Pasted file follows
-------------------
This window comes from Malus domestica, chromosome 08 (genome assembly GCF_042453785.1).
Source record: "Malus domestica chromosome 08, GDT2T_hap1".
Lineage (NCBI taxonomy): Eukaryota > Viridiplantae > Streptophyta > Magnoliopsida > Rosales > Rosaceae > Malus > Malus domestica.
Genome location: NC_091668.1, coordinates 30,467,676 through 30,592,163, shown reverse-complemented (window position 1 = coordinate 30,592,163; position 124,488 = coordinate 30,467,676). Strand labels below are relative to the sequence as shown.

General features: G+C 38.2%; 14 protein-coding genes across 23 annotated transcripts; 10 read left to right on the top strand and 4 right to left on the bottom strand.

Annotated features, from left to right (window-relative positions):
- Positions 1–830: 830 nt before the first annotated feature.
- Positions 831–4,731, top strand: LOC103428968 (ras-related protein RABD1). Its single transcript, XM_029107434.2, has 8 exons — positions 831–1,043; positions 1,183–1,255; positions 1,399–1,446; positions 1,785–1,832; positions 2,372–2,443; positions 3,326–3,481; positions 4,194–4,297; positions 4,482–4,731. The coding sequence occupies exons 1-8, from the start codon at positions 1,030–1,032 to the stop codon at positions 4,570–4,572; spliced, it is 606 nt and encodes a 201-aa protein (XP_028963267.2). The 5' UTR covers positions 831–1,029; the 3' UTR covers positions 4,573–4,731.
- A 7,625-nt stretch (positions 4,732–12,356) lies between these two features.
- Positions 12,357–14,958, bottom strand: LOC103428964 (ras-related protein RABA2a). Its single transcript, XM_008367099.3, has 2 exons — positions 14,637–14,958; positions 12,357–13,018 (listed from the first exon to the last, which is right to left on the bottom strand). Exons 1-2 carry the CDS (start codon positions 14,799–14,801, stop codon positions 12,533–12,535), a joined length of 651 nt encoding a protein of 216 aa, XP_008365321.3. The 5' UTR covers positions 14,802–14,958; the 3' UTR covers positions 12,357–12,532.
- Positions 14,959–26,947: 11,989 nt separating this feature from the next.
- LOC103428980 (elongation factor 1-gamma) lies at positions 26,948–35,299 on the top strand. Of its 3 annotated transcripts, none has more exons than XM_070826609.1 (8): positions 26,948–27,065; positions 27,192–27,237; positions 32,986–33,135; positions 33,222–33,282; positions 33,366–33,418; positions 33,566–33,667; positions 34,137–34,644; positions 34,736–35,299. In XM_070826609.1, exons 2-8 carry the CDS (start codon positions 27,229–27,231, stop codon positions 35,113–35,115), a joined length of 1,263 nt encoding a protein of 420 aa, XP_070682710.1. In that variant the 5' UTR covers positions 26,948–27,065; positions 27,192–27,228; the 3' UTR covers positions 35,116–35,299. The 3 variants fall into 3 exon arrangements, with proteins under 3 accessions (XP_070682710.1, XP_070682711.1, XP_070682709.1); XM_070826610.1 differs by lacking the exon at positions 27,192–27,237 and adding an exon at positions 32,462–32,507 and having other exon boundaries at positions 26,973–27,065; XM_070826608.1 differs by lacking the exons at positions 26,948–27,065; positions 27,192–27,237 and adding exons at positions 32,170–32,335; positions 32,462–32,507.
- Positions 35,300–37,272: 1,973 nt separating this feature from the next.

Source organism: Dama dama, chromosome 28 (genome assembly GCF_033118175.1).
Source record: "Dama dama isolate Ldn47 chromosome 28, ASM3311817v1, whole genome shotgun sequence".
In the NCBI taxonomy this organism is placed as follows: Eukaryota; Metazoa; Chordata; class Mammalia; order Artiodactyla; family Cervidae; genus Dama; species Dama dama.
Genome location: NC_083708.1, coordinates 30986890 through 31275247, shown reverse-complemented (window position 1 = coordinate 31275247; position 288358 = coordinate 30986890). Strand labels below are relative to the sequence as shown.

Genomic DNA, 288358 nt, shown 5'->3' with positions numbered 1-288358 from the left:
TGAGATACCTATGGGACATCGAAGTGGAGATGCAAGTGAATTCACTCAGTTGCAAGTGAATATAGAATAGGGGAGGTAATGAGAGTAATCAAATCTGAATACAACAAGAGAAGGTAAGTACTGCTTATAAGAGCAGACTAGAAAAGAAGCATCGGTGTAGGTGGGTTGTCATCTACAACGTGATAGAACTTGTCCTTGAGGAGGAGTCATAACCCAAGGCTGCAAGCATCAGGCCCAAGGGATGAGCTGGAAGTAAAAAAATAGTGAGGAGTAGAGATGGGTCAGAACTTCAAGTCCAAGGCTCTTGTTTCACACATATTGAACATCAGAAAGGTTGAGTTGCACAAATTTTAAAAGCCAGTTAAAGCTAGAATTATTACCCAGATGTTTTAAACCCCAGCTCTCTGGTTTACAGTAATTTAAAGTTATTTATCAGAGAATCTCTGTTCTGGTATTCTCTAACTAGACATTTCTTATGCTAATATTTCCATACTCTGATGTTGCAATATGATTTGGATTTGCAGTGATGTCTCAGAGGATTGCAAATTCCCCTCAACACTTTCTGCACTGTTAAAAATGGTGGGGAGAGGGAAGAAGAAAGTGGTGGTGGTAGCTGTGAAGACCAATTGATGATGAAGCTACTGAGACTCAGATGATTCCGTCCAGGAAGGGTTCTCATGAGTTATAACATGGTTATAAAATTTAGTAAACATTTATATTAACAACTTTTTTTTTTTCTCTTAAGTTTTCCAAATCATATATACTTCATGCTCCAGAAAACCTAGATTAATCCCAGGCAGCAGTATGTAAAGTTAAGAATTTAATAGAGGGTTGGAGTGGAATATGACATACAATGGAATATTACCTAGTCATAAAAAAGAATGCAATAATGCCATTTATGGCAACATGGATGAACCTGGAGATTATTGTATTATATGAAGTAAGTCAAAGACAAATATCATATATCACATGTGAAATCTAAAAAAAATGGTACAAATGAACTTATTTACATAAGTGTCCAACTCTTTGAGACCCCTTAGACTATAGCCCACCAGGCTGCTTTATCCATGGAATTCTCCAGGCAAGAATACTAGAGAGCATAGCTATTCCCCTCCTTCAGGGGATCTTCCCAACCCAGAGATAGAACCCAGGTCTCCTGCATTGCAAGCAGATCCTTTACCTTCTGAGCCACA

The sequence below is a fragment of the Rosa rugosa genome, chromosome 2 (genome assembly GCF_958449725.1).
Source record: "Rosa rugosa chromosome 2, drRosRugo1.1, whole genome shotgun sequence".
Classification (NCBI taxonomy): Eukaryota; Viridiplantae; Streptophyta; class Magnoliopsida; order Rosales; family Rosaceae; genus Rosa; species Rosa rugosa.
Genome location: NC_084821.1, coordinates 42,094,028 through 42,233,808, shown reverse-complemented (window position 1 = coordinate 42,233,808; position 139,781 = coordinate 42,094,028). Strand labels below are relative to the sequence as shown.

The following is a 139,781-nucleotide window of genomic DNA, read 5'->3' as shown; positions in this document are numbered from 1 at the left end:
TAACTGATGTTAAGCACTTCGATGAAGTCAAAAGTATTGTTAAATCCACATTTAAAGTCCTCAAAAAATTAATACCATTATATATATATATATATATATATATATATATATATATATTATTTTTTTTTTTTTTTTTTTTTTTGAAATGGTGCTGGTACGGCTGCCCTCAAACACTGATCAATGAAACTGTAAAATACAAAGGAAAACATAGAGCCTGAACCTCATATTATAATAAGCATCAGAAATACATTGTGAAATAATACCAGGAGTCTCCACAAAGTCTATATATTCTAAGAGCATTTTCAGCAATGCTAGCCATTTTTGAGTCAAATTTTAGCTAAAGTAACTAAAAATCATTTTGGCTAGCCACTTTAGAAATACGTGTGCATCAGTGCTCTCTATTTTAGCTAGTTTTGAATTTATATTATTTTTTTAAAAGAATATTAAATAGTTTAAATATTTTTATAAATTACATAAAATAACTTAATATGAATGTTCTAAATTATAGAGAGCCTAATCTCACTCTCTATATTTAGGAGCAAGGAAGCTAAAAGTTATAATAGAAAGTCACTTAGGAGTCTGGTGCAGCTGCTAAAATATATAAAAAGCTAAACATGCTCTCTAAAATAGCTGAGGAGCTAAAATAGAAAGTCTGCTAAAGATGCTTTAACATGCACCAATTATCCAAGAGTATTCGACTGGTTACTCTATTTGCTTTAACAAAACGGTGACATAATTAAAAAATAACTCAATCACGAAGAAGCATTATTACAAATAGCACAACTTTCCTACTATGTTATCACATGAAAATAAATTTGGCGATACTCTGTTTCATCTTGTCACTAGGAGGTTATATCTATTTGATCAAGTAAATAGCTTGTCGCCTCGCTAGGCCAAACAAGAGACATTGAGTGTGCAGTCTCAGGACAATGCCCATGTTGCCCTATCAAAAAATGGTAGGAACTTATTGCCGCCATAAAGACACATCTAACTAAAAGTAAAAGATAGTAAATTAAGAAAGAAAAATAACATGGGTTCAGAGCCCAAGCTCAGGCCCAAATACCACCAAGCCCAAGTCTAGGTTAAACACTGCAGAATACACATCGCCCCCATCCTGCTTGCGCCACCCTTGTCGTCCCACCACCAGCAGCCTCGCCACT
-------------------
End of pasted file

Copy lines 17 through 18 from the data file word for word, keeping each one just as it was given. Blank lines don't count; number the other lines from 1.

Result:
Genome location: NC_083708.1, coordinates 30986890 through 31275247, shown reverse-complemented (window position 1 = coordinate 31275247; position 288358 = coordinate 30986890). Strand labels below are relative to the sequence as shown.

Genomic DNA, 288358 nt, shown 5'->3' with positions numbered 1-288358 from the left: